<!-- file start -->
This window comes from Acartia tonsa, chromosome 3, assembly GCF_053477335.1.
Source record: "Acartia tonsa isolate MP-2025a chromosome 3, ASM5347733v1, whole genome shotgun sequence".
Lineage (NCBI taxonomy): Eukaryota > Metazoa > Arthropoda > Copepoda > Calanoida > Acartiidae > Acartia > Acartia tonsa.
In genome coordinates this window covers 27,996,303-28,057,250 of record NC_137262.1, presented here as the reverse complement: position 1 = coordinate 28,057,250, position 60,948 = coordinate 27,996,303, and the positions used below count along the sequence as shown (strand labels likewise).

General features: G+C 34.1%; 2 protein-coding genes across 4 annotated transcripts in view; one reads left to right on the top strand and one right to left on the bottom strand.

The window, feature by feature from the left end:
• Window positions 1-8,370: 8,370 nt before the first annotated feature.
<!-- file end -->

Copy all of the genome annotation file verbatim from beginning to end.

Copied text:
This window comes from Acartia tonsa, chromosome 3, assembly GCF_053477335.1.
Source record: "Acartia tonsa isolate MP-2025a chromosome 3, ASM5347733v1, whole genome shotgun sequence".
Lineage (NCBI taxonomy): Eukaryota > Metazoa > Arthropoda > Copepoda > Calanoida > Acartiidae > Acartia > Acartia tonsa.
In genome coordinates this window covers 27,996,303-28,057,250 of record NC_137262.1, presented here as the reverse complement: position 1 = coordinate 28,057,250, position 60,948 = coordinate 27,996,303, and the positions used below count along the sequence as shown (strand labels likewise).

General features: G+C 34.1%; 2 protein-coding genes across 4 annotated transcripts in view; one reads left to right on the top strand and one right to left on the bottom strand.

The window, feature by feature from the left end:
• Window positions 1-8,370: 8,370 nt before the first annotated feature.